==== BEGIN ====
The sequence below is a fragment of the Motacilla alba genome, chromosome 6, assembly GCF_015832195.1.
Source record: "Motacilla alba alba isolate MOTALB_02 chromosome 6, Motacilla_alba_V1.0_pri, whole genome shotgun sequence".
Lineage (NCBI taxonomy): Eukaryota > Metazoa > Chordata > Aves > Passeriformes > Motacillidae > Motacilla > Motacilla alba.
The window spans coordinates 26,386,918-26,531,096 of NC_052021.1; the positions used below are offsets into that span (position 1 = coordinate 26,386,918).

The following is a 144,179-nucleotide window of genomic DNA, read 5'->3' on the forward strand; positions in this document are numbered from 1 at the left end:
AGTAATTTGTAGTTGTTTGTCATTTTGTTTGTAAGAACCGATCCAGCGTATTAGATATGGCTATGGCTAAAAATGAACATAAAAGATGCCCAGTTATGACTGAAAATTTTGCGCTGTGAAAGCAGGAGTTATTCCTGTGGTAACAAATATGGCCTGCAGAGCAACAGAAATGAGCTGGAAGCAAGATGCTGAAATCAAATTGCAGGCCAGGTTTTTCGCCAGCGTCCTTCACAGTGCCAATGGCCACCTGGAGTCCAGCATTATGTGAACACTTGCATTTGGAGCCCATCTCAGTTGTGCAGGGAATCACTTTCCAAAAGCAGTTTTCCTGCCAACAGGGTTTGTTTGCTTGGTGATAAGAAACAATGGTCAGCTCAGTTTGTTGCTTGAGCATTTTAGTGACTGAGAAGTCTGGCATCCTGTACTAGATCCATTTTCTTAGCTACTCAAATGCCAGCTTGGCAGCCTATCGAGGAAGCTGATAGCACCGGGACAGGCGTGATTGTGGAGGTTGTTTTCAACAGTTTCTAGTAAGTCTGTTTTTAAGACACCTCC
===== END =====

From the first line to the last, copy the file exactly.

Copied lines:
The sequence below is a fragment of the Motacilla alba genome, chromosome 6, assembly GCF_015832195.1.
Source record: "Motacilla alba alba isolate MOTALB_02 chromosome 6, Motacilla_alba_V1.0_pri, whole genome shotgun sequence".
Lineage (NCBI taxonomy): Eukaryota > Metazoa > Chordata > Aves > Passeriformes > Motacillidae > Motacilla > Motacilla alba.
The window spans coordinates 26,386,918-26,531,096 of NC_052021.1; the positions used below are offsets into that span (position 1 = coordinate 26,386,918).

The following is a 144,179-nucleotide window of genomic DNA, read 5'->3' on the forward strand; positions in this document are numbered from 1 at the left end:
AGTAATTTGTAGTTGTTTGTCATTTTGTTTGTAAGAACCGATCCAGCGTATTAGATATGGCTATGGCTAAAAATGAACATAAAAGATGCCCAGTTATGACTGAAAATTTTGCGCTGTGAAAGCAGGAGTTATTCCTGTGGTAACAAATATGGCCTGCAGAGCAACAGAAATGAGCTGGAAGCAAGATGCTGAAATCAAATTGCAGGCCAGGTTTTTCGCCAGCGTCCTTCACAGTGCCAATGGCCACCTGGAGTCCAGCATTATGTGAACACTTGCATTTGGAGCCCATCTCAGTTGTGCAGGGAATCACTTTCCAAAAGCAGTTTTCCTGCCAACAGGGTTTGTTTGCTTGGTGATAAGAAACAATGGTCAGCTCAGTTTGTTGCTTGAGCATTTTAGTGACTGAGAAGTCTGGCATCCTGTACTAGATCCATTTTCTTAGCTACTCAAATGCCAGCTTGGCAGCCTATCGAGGAAGCTGATAGCACCGGGACAGGCGTGATTGTGGAGGTTGTTTTCAACAGTTTCTAGTAAGTCTGTTTTTAAGACACCTCC